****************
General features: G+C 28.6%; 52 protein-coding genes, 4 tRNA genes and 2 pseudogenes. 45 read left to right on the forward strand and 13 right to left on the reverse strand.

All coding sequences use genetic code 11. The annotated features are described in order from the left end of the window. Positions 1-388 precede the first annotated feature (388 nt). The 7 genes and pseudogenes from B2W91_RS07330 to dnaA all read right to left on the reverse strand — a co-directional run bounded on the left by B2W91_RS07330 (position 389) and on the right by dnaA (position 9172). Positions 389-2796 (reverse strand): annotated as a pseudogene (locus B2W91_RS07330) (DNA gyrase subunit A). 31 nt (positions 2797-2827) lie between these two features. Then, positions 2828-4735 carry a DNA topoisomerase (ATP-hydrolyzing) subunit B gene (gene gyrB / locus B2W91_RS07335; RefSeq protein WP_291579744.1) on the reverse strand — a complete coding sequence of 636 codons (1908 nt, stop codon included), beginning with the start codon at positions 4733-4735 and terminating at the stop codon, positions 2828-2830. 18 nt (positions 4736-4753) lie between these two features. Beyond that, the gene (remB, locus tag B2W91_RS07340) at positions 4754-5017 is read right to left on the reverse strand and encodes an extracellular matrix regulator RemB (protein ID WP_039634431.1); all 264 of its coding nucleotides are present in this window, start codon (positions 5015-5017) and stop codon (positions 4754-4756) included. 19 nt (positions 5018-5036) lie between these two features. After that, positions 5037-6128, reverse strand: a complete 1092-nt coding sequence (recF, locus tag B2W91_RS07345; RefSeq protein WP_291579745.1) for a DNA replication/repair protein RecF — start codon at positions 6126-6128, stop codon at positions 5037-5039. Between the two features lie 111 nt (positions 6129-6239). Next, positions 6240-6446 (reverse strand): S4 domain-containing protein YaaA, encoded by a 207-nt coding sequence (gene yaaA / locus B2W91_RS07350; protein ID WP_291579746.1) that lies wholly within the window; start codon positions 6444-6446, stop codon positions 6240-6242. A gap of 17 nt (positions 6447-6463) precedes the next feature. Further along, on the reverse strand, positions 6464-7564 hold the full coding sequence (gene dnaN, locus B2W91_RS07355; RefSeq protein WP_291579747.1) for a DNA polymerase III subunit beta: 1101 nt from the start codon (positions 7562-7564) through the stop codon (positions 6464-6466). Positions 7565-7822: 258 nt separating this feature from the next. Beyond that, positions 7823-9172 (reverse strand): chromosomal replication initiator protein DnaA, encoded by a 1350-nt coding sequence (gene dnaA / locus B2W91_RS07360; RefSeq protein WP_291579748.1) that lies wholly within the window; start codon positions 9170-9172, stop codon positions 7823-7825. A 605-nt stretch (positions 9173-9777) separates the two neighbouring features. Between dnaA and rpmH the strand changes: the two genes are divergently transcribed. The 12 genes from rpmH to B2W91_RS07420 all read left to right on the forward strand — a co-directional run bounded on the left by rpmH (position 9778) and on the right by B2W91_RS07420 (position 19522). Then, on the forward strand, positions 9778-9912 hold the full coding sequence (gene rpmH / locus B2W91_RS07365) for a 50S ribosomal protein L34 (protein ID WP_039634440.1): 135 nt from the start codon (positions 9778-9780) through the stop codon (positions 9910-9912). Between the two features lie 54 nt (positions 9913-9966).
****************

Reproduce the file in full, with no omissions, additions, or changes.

General features: G+C 28.6%; 52 protein-coding genes, 4 tRNA genes and 2 pseudogenes. 45 read left to right on the forward strand and 13 right to left on the reverse strand.

All coding sequences use genetic code 11. The annotated features are described in order from the left end of the window. Positions 1-388 precede the first annotated feature (388 nt). The 7 genes and pseudogenes from B2W91_RS07330 to dnaA all read right to left on the reverse strand — a co-directional run bounded on the left by B2W91_RS07330 (position 389) and on the right by dnaA (position 9172). Positions 389-2796 (reverse strand): annotated as a pseudogene (locus B2W91_RS07330) (DNA gyrase subunit A). 31 nt (positions 2797-2827) lie between these two features. Then, positions 2828-4735 carry a DNA topoisomerase (ATP-hydrolyzing) subunit B gene (gene gyrB / locus B2W91_RS07335; RefSeq protein WP_291579744.1) on the reverse strand — a complete coding sequence of 636 codons (1908 nt, stop codon included), beginning with the start codon at positions 4733-4735 and terminating at the stop codon, positions 2828-2830. 18 nt (positions 4736-4753) lie between these two features. Beyond that, the gene (remB, locus tag B2W91_RS07340) at positions 4754-5017 is read right to left on the reverse strand and encodes an extracellular matrix regulator RemB (protein ID WP_039634431.1); all 264 of its coding nucleotides are present in this window, start codon (positions 5015-5017) and stop codon (positions 4754-4756) included. 19 nt (positions 5018-5036) lie between these two features. After that, positions 5037-6128, reverse strand: a complete 1092-nt coding sequence (recF, locus tag B2W91_RS07345; RefSeq protein WP_291579745.1) for a DNA replication/repair protein RecF — start codon at positions 6126-6128, stop codon at positions 5037-5039. Between the two features lie 111 nt (positions 6129-6239). Next, positions 6240-6446 (reverse strand): S4 domain-containing protein YaaA, encoded by a 207-nt coding sequence (gene yaaA / locus B2W91_RS07350; protein ID WP_291579746.1) that lies wholly within the window; start codon positions 6444-6446, stop codon positions 6240-6242. A gap of 17 nt (positions 6447-6463) precedes the next feature. Further along, on the reverse strand, positions 6464-7564 hold the full coding sequence (gene dnaN, locus B2W91_RS07355; RefSeq protein WP_291579747.1) for a DNA polymerase III subunit beta: 1101 nt from the start codon (positions 7562-7564) through the stop codon (positions 6464-6466). Positions 7565-7822: 258 nt separating this feature from the next. Beyond that, positions 7823-9172 (reverse strand): chromosomal replication initiator protein DnaA, encoded by a 1350-nt coding sequence (gene dnaA / locus B2W91_RS07360; RefSeq protein WP_291579748.1) that lies wholly within the window; start codon positions 9170-9172, stop codon positions 7823-7825. A 605-nt stretch (positions 9173-9777) separates the two neighbouring features. Between dnaA and rpmH the strand changes: the two genes are divergently transcribed. The 12 genes from rpmH to B2W91_RS07420 all read left to right on the forward strand — a co-directional run bounded on the left by rpmH (position 9778) and on the right by B2W91_RS07420 (position 19522). Then, on the forward strand, positions 9778-9912 hold the full coding sequence (gene rpmH / locus B2W91_RS07365) for a 50S ribosomal protein L34 (protein ID WP_039634440.1): 135 nt from the start codon (positions 9778-9780) through the stop codon (positions 9910-9912). Between the two features lie 54 nt (positions 9913-9966).